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About time (Chicago Tribune)

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Despite lacking the big-budget special effects of its American cousins, in such series as "Star Trek," British television science fiction has garnered a respectable following on video over the years.

What is particularly surprising is that these shows—such as "Dr. Who," "Blake's 7" and now "The Hitchhiker's Guide to the Galaxy" and "Red Dwarf'—translate so well despite their veddy British style.

Such fan enthusiasm pays off. In recent weeks, devotees of British science fiction have been handed down a treasure-trove of sorts with the release of numerous new tapes.

For example, on Wednesday, CBS-Fox Video will release six previously unavailable-on-video "Dr. Who" tapes as part of a 30th anniversary collection. The tapes come from across the spectrum of the BBC series about the time-traveling Time Lord, which aired from 1963 to 1989.

CBS Fox also has released four tapes from the BBC's "Red Dwarf' series, a science-fiction comedy that aired in the late 1980s about four misfits traveling across the galaxy in a mining ship.

Finally, CBS Fox Video has released the BBC's six-episode space comedy, "The Hitchhiker's Guide to the Galaxy," more than a decade after it first aired. Also planned is the release of a companion tape, "The Making of the Hitchhiker's Guide to the Galaxy," a behind-the-scenes look at the BBC series.

What makes these shows so endearing to American fans?

Larry Charet, owner of Larry's Comic Book Store at 1219 W. Devon Ave., believes it's the programs' uniqueness that is so appealing. "People are attracted to British science fiction basically because it's so different from anything the U.S. does," Charet said.

Douglas Adams, creator of "The Hitchhikers Guide to the Galaxy" video and book series, believes that the American attraction may have to do with a cultural perspective.

"I think this may be too glib to be true but the fascination with science fiction is that you're looking at very different situations and cultures," said the British author, who also served as a story editor for "Dr. Who" in the late 1970s.

Much of the humor in "Hitchhiker's Guide" and "Red Dwarf' zeros in on British peculiarities but nonetheless is admired by those abroad.

What follows is a rundown of the new releases:

• The new "Dr. Who" releases include two compilation tapes: "The Daleks" features two complete programs featuring the first (William Hartnell) and fifth (Colin Baker) Doctors and the series most popular adversary. "The Daleks: The Early Years" features behindthe-scenes materials and incomplete episodes from the Hartnell and Patrick Troughton (Doctor No. 2) years.

Other releases include "The Daemons" starring Jon Pertwee (Doctor No. 3); "Logopolis," the final episode starring Tom Baker (Doctor No. 4); "Castrovalva" the debut of Peter Davison as the Doctor No. 5; and "The Trial of a Time Lord" starring Colin Baker.

• The "Red Dwarf' collection consists of four tapes each with three episodes of the radical series. Starring Chris Barrie, Craig Charles, Danny John-Jules, Hattie Hayridge and Robert Llewellyn, the series is gaining a cult status because of its airing on PBS stations across the country (but not WTTW-Ch. 11 in Chicago) and at sci-fi conventions.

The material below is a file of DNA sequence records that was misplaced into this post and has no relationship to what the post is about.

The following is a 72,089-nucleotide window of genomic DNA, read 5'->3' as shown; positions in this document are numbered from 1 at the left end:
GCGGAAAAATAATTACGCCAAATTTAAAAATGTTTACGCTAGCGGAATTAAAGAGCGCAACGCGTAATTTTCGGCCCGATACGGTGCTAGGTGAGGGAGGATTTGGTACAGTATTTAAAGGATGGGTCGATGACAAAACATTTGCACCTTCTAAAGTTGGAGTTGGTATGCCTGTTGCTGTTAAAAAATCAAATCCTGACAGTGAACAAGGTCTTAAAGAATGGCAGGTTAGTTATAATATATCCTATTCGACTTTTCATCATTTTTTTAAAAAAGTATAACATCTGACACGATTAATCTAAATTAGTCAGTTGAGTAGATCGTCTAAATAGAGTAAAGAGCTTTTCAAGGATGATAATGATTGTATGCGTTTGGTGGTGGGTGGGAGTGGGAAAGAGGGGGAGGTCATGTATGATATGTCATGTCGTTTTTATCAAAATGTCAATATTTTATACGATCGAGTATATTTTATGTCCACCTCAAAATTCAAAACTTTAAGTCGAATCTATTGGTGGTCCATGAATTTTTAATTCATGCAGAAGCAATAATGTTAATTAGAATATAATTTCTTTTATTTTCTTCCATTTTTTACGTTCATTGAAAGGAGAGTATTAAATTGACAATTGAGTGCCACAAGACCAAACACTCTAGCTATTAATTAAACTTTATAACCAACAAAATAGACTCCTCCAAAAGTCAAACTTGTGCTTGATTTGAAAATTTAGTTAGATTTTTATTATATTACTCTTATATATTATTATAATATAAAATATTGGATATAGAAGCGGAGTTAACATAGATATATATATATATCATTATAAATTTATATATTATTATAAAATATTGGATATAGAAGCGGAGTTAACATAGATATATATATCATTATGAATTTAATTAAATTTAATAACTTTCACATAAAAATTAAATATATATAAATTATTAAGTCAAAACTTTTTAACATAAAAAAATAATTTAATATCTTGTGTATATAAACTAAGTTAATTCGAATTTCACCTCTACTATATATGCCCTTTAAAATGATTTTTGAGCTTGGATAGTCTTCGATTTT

• "The Hitchhiker's Guide to the Galaxy" tape contains all the episodes of the three-hour plus series which first aired on the BBC in 1980 and later appeared on PBS. Originally a radio play, the series tells the story of a British Earthman and his alien friend and their travels through space and time after the Earth is destroyed to make way for a intergalatic highway.

"The Making of Hitchhiker's Guide," which will be released Wednesday, includes interviews with the stars and crew, unbroadcast footage and behind-the-scenes footage.

Adams has continued the adventures of his characters in a new book titled "Mostly Harmless."

In addition to Larry's Comic Book Store, which carries all of the above titles, another source is the Country Club Hills-based Fusion Video Science Fiction catalog. The company carries "Blake's 7," "Red Dwarf' and "Hitchhiker's Guide," as well as numerous films, animation tapes and TV series episodes. For more information, call

Caption: CBS-Fox Video has released four tapes from the BBC's "Red Dwarf" series, a science-fiction comedy that aired in the late 1980s.

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  • APA 6th ed.: Sulski, Jim (1993-10-19). About time (Chicago Tribune). Chicago Tribune p. sec. 5, p. 3.
  • MLA 7th ed.: Sulski, Jim. "About time (Chicago Tribune)." Chicago Tribune [add city] 1993-10-19, sec. 5, p. 3. Print.
  • Chicago 15th ed.: Sulski, Jim. "About time (Chicago Tribune)." Chicago Tribune, edition, sec., 1993-10-19
  • Turabian: Sulski, Jim. "About time (Chicago Tribune)." Chicago Tribune, 1993-10-19, section, sec. 5, p. 3 edition.
  • Wikipedia (this article): <ref>{{cite news| title=About time (Chicago Tribune) | url= | work=Chicago Tribune | pages=sec. 5, p. 3 | date=1993-10-19 | via=Doctor Who Cuttings Archive | accessdate=5 December 2023 }}</ref>
  • Wikipedia (this page): <ref>{{cite web | title=About time (Chicago Tribune) | url= | work=Doctor Who Cuttings Archive | accessdate=5 December 2023}}</ref>